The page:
President Biden is right to blame the Hamas regime in Gaza for starting a new round in the endless Arab war against Israel, but he should still be faulted for indirectly encouraging the aggressors. The first 100 days of the Biden administration have been, in foreign policy, a study in the shortcomings of appeasement.
Which, obviously, is to put it politely when people, including the Palestinian Arabs who are the first victims of the political gangsters who rule over them, are being slaughtered unnecessarily.
For just as Winston Churchill said of the original appeasement policy, weakness only (and always) begets an “unnecessary war.” We can pray that the Israeli response to the rain of bombs on its population centers will be swift and firm enough to stop the violence before a general war breaks out in the region, but we may doubt whether the Biden administration will backstop Israel to the extent that is needed now, which would include putting an end to a policy of appeasement toward Iran, a policy that only encourages aggressors.
Pro-Israel Arabs cannot speak out except at the risk of their lives – this holds even for people far away, in such countries as Morocco and Algeria.
And what is the name of the replacement policy? As the name given it implies, the Trump administration’s Abraham Accords aim to convince Arabs and Israelis, Muslims and Jews that they can hang together or they can hang separately by any other name, including a final cataclysmic battle with nuclear weapons. And how can they hang together? A possible answer has been hiding in plain sight for half a century if not longer.
Recognized by the Trump team, the idea had been viewed plainly and at times promoted by Israeli policy leaders as far back (at least) as Moshe Dayan in the aftermath of the Six-Day War. It is simple and sensible: the Palestinian Arabs have everything to gain – indeed, have gained much already, but this is not said in polite diplomatic circles – by being Israel’s good neighbors instead of reluctant fodder for gang leaders.
And indeed, so have Jordan’s Bedouin tribes, who live in an uncomfortable standoff with the Palestinian despots who control what is now a majority-minority population in their country. So have the Lebanese Arabs, Christians, and non-Shiite Muslims, who chafe and suffer under the terror-rule of the Iran-sponsored Hezbollah terror organization.
And there are many more, of course, but this is the immediate neighborhood. Knowing this very well, Israeli strategists repeatedly sought to encourage self-rule and more liberal, democratic governance among these people, knowing this would be conducive to the kinds of relations – commerce, sports, education, economic cooperation – that countries with liberal regimes normally develop with their neighbors.
Israel never went in for the nation-building utopia that has been the wreck of many an American effort to pacify backward and turbulent lands, but in quiet ways the message has been sent to many people in the concerned countries. For instance, Palestinians, Lebanese, and Jordanians know they can get, and will get if they ask, proper medical care in Israel, as well as the skills and knowledge needed in developed societies. They understand very well they can get better jobs in Israel, opportunities to make money and re-invest it in ways that would help their families.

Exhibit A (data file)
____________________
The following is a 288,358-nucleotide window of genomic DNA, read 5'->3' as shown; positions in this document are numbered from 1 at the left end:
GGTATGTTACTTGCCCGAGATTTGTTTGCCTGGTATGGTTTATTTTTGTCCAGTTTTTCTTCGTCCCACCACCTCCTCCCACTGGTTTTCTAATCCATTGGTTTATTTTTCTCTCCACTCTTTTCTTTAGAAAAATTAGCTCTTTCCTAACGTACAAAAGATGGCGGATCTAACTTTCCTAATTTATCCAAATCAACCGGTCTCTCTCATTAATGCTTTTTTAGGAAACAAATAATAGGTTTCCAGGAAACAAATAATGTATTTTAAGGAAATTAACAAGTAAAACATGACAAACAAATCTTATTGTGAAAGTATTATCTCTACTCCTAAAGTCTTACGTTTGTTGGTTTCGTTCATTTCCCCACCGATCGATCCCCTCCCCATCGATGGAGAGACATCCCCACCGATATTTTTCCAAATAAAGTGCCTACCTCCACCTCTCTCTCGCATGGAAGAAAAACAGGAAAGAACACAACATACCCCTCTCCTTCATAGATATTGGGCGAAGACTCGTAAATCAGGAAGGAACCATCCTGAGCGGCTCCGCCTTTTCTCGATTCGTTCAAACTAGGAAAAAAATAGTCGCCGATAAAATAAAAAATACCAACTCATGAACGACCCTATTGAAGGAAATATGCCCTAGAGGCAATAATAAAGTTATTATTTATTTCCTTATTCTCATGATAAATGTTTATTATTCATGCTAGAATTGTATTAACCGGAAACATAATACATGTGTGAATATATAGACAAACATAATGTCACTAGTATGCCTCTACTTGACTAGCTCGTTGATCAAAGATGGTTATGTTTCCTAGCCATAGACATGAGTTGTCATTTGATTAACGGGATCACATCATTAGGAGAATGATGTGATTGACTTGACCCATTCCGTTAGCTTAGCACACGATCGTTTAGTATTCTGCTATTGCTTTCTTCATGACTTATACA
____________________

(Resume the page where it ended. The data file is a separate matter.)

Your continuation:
Israel must maintain a low profile because of single-party, single-ideology Arab politics. Pro-Israel Arabs cannot speak out except at the risk of their lives – this holds even for people far away, in such countries as Morocco and Algeria. That is why the U.S. must take the lead and proclaim that the next Abrahamic step should be an East Mediterranean Community consisting of Israel, Jordan, Palestine, and Egypt.
The European Union, after all, began as a “community” between historic enemies whose peoples hated each other. The project was encouraged by the United States. It was viewed, by Democrats as well as Republicans, as being in line with the economic aid and security guarantees, Marshall Plan and NATO, we proposed. With these, the nascent Euro co-op made the Atlantic Alliance a force for peace and progress.
For sure, with growth and enlargement the EU has developed unforeseen problems that require fixes, but you can say that about the U.S. too. Brussels may be a despotic bureaucratic morass, but Washington often appears to be tending toward a despotic bureaucratic swamp. Nu, better that than war.
Instead of yet another round of appeals by the United Nations or whoever claims to speak for brotherhood while enabling haters and killers, instead of another six-nation or 12-nation or no-nation roundtable where freeloading dead-brains sit and repeat the same cliches that have been heard for many years – maybe even many decades – the Bidenites can stand up like men (including the women) and say, “We propose a Mediterranean Union and whoever is in automatically becomes a formal, de jure U.S. ally, entitled to everything the Euros got in the late 1940s. Take it or leave it, fellas.”
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